Many of you know that I live on acreage with horses, three golden retrievers; Giselle, Luna and Oberon. Oh yeah, I almost forgot…my wife Lyndi lives here too! We have in recent past had goats, ducks, chickens too. And we sure do love it! On a lazy afternoon, (which is not very often), I grab my boots, a cowboy hat, and saddle up my horse Oak for a sunset ride up the road. I have honestly learned to laugh more, dream big and count the stars. Sometimes I wake up to the endless honking of geese on our pond or the shrill call of a soaring falcon. Life in Fort Collins is idyllic. I am living my dream and creating memories for the years to come!
In recent years, more and more people have approached to me wanting to fulfill their quest for a simpler, more wholesome and organic lifestyle. They are not necessarily looking to imitate me, but they have a vision of what will sustain and satisfy their soul’s longing. And I love that! And in that quest, my friends, clients, acquaintances all do have one thing in common…they want land. Not just a typical suburban lot. They want land, land, land. Often 5 acres is perfect. But sometimes much, much more — 10 acres, 40 acres and even more!
So here is Part One with helpful hints when purchasing acreage.
1. Visit the Land – Never Buy Sight Unseen
Obvious, I know. Kind of a no brainer. But land descriptions in print and online can be rather tempting. You must visit the land. Bring your boots and walk the borders. Visit in the morning and in the evening. Stand in each corner and record what you see. What kind of trees, grasses, topography is present? Will you have neighbors who may be relatives of the Clampett hillbillies? How about objectionable power lines? Take pictures and review them when you get home. Make a list and review with your family before proceeding.
2. How Will You Use the Land?
Do you plan to farm? What is the soil like? What is the altitude? Does the topography support crops? Or will you have small or large livestock? How about poultry? What kind of animals? Are there any county restrictions? (Hmmmm…I am thinking I will have to write a blog for every one of these subtopics in the future). Anyway, you’ll want to explore how the land was previously used. How was it managed? Possibly a soil test is in order too.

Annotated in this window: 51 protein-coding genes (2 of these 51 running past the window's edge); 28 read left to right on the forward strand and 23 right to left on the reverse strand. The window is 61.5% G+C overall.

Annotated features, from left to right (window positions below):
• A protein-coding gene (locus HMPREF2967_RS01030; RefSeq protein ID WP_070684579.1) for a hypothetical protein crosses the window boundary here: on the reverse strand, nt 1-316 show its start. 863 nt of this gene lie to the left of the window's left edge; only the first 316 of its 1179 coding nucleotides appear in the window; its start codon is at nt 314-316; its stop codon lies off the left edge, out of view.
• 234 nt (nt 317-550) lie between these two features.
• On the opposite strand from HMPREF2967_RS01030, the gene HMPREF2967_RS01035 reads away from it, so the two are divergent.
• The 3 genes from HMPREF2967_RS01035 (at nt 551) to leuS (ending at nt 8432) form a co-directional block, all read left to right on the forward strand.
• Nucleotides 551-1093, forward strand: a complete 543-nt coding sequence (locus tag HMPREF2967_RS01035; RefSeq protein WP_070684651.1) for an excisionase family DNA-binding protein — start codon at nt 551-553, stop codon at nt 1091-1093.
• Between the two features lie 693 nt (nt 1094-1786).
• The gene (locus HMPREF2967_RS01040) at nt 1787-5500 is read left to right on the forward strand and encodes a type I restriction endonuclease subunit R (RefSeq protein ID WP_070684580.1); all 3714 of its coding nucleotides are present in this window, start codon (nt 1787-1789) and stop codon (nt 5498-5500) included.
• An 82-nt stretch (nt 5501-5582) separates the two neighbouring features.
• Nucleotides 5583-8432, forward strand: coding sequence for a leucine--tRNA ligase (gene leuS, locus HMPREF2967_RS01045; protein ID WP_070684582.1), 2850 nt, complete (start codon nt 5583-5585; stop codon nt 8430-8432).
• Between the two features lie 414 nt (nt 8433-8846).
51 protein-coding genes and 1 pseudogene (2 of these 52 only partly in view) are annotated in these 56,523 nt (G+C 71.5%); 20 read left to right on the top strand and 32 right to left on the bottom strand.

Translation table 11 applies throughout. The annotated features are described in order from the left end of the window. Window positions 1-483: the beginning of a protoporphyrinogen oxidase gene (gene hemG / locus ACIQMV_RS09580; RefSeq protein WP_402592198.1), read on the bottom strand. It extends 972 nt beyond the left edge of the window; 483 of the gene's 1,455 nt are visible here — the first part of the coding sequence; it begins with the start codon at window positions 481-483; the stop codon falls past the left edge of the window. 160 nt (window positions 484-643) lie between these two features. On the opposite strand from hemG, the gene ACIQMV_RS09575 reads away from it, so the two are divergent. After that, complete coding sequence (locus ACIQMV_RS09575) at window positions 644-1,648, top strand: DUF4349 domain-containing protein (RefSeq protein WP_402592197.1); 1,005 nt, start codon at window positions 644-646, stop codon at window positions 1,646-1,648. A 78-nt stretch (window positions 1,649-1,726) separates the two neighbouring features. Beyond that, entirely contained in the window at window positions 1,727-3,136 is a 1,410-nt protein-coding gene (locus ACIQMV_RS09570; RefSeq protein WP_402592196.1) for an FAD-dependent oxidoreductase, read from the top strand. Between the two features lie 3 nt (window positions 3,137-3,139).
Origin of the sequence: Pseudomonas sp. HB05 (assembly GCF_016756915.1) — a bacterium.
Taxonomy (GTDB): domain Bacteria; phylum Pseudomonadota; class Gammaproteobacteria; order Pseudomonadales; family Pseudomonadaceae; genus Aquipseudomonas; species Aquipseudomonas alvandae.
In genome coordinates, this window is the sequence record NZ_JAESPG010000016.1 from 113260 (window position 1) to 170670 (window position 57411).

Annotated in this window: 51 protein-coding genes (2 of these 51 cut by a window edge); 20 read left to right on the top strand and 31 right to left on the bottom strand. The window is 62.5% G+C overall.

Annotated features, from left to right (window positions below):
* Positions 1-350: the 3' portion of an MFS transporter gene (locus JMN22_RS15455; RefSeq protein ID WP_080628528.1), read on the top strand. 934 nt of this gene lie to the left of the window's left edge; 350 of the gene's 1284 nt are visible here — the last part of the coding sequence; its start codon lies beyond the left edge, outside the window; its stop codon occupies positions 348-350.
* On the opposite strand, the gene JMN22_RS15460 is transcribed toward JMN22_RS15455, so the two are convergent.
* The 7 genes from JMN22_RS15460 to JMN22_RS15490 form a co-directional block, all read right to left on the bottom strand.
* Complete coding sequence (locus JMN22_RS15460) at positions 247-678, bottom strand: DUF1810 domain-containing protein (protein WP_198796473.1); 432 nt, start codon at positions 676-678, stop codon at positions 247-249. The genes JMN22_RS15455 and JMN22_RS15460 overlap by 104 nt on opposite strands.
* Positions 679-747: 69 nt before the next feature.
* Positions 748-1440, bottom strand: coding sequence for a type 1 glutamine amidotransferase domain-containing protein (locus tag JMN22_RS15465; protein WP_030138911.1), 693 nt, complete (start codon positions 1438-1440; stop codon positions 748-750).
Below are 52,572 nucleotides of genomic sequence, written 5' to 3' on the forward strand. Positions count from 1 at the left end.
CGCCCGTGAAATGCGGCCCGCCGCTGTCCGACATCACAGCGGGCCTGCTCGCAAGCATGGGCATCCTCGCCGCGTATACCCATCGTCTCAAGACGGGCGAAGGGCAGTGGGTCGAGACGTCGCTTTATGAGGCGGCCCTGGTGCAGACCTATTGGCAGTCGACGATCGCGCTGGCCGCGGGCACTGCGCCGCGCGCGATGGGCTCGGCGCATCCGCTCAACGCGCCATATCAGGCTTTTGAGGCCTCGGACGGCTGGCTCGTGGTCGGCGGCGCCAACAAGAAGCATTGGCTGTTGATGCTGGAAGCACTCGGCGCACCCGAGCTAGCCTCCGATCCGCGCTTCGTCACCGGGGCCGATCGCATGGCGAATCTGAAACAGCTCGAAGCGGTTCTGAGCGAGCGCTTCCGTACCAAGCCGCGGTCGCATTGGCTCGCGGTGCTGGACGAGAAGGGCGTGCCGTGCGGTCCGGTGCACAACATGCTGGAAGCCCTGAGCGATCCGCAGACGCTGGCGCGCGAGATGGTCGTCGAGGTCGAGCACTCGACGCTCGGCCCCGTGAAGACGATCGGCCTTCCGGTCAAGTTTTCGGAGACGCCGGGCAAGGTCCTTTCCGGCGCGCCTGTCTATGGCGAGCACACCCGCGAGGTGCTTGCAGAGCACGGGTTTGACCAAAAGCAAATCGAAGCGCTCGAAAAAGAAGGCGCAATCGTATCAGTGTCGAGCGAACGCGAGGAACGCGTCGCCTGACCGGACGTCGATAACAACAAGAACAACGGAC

Every county in the country, and I mean every county, has different definitions of Agricultural, Rural, Large Rural, Rural Residential, Open, and on and on! If you are considering a property, research the allowances and restrictions for the zoning assigned.
You must understand your property’s water rights. And it can get very complicated, often needing a water attorney. Yup, read that right. You may even be visiting a Water Court with a three judge panel to decide water rights on your land. If you have a well, once again, you must review the well permit and examine the allowed uses of the water. Does your well allow for domestic household use only? Can you water a garden? How about an acre of land? Can you water your animals? You think I am kidding; I am not! There are various issues relating to ground water verses surface water. Can you and should you adjudicate your water rights? How much does it cost? Colorado Division of Water Resources is a great place to do some research. Check them out here: www.water.state.co.us/Home
5. Boundaries & Surveys
I am sure you have read and heard stories about property boundary disputes. Some crazy, some legitimate. You don’t want to get caught up in this kind of nonsense. I recently represented a client who was selling some acreage here in Sedalia. After conducting a survey, we discovered that the neighbor had built a barn on my clients land. He had encroached about 30 feet over my client’s property line. And you guessed right, he had to tear down half of his barn! No kidding. So if you are purchasing land and even if property lines seem to be established, don’t assume they are right. Hire a surveyor, review the survey and then record it with the county. Then you can choose your barn’s building site in confidence.
Next blog we’ll touch on outbuildings, septic systems, utilities and more.